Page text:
Two new guidance documents – on the weight-of-evidence approach and biological relevance assessment – will help to further harmonise methodologies across the areas in which EFSA works.
Scientific methods are the recipes of scientific assessments. A cookery recipe indicates the scope (e.g. so many servings), a list of ingredients and instructions for preparation. Assessment methodologies are just as important in food safety.
Prof Tony Hardy, Chair of EFSA’s Scientific Committee, said: “Our scientific ‘recipes’ state the questions we’ve been asked, our evidence needs and assumptions – including how we use expert judgement – and a plan of execution.
“These new guidance documents will help in transparently and consistently reporting all of this information, which is essential in ensuring that the assessment process and its conclusions are understandable.
“To complete the analogy, they have to be fit for consumption so our advice is trusted.”
Harmonising approaches across EFSA’s scientific panels
EFSA’s Scientific Committee has developed three key methodological frameworks to improve the robustness, quality and transparency of the scientific assessments done by EFSA’s 10 sectoral scientific panels:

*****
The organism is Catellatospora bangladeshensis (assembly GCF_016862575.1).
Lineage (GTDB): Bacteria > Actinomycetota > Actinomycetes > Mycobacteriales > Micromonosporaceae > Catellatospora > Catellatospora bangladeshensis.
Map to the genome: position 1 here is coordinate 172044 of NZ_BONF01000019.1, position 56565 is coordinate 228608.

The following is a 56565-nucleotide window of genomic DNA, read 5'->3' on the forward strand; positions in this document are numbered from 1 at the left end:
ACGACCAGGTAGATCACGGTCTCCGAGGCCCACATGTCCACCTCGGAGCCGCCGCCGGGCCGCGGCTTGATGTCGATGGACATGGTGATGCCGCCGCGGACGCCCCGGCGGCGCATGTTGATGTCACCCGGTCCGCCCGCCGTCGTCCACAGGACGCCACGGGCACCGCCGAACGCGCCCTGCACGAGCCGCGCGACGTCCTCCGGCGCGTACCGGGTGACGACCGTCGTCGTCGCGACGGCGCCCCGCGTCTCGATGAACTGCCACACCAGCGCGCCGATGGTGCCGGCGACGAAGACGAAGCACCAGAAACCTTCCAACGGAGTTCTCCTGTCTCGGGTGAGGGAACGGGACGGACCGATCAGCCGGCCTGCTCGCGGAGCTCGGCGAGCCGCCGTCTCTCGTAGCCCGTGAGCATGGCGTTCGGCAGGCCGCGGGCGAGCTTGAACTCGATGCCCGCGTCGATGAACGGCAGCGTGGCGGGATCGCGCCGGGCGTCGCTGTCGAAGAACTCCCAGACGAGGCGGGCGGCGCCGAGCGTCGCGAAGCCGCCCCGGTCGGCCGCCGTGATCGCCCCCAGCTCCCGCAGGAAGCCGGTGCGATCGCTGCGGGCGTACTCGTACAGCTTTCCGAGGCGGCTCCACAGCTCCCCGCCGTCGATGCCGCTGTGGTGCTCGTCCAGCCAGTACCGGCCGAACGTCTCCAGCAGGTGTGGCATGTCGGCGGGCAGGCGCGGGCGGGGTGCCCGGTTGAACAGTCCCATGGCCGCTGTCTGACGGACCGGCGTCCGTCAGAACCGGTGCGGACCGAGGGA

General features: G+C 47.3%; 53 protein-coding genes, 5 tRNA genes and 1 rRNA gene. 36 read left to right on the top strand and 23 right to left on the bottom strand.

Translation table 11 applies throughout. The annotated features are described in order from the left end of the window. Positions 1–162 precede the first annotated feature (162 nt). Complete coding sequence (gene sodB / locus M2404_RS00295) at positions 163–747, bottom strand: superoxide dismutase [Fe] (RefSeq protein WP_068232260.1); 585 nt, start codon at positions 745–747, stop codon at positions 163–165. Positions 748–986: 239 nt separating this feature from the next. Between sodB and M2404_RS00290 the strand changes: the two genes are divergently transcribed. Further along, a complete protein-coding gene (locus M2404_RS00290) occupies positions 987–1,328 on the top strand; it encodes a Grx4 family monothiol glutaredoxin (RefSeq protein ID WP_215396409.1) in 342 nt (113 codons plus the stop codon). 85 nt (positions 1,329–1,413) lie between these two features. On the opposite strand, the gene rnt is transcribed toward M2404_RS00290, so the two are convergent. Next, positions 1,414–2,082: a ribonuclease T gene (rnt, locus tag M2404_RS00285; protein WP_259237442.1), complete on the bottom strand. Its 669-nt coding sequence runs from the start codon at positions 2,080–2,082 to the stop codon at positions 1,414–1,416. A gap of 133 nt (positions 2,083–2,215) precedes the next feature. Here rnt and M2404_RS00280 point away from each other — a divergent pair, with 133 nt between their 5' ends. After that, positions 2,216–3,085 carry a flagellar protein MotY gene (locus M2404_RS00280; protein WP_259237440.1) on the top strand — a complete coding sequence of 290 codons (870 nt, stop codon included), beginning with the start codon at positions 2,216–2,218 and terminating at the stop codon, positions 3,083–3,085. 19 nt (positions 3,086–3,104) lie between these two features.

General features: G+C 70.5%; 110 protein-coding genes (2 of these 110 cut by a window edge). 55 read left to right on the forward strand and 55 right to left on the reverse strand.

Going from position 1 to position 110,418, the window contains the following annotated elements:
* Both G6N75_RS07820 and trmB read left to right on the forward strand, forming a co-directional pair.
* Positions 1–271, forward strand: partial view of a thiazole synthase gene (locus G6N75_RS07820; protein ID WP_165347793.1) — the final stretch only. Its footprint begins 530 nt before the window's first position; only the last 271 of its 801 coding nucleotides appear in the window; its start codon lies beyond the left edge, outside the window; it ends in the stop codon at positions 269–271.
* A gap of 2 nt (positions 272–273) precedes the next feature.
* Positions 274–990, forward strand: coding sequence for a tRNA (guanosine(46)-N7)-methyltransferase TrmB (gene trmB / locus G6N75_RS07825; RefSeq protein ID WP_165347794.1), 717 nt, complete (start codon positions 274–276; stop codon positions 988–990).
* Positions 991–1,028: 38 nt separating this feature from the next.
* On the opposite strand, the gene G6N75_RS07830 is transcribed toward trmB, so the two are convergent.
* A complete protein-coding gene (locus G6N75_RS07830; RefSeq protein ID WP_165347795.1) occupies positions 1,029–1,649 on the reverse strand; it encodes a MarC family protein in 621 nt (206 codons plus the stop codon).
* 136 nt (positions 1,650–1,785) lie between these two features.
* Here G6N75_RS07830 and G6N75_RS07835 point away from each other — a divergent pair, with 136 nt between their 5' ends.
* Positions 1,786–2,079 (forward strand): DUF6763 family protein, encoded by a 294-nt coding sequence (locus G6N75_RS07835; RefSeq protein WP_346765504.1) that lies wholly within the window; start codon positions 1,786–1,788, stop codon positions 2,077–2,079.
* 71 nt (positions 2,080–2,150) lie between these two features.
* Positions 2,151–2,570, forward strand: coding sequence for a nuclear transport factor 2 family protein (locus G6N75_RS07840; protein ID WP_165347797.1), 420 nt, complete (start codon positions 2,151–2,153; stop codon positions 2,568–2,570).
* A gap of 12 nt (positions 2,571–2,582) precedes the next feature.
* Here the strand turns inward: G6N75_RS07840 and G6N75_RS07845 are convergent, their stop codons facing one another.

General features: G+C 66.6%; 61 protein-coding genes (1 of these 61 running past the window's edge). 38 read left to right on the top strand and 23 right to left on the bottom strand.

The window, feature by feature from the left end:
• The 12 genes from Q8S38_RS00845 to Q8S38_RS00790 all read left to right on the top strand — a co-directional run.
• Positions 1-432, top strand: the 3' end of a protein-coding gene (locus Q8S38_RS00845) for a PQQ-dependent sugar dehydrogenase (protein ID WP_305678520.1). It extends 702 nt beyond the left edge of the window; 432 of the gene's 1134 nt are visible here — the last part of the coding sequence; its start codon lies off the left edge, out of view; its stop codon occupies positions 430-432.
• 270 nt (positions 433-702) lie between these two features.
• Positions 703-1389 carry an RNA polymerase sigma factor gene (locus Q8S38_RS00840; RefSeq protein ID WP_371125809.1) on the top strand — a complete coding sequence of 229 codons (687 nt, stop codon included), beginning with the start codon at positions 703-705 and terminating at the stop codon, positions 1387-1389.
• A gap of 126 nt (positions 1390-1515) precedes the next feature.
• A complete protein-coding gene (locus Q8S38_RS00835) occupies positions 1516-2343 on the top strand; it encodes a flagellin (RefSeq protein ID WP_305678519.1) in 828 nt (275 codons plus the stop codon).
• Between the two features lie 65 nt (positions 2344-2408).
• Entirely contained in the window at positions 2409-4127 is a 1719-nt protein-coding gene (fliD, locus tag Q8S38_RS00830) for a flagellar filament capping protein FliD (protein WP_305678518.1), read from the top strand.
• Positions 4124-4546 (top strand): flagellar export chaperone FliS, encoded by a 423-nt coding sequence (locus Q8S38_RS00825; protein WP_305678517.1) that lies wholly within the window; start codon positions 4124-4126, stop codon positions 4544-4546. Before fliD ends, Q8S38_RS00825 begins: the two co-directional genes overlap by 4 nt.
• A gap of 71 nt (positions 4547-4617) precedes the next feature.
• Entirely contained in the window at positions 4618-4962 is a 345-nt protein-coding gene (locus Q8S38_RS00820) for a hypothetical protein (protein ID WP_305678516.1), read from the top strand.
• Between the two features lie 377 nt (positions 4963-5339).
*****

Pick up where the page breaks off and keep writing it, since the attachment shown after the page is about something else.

- Weight of evidence – a practical three-step approach for assembling, weighing and integrating evidence on the basis of its reliability, relevance and consistency; it considers qualitative and quantitative approaches and provides simplified reporting tools.
- Biological relevance – a flexible framework that clarifies definitions and concepts and sets criteria for determining the nature/magnitude of an observed effect and for deciding if the effect seen is adverse, beneficial or neither (i.e. relevant for an assessment).
- Uncertainty – how to assess and combine the limitations in our knowledge at the time of the assessment and identify the data gaps that need filling (to reduce uncertainty).
The first two pillars of this harmonised approach are published today. Guidance on uncertainty has been trialled internally at EFSA over the past year. Based on the experience, it will be fine-tuned and finalised in late 2017/early 2018 to complete the series.
Prof Hardy added: “These three documents are interlinked building blocks that will make our assessments more robust and transparent, founded on the best quality data available, and better able to help decision-makers ensure European food safety.”
EFSA will gradually integrate these blueprints for weight of evidence and biological relevance into the daily workings of all of its scientific panels and other scientific groups. However, the three approaches are interdependent and overlap. Therefore, EFSA will intensify this process once the guidance on uncertainty is complete and following the renewal of EFSA’s Scientific Committee and 10 scientific panels in July 2018.
Both guidance documents are available on EFSA’s free open-access online scientific journal, the EFSA Journal. Two technical reports on public consultations held during the development of the guidance documents will be published shortly.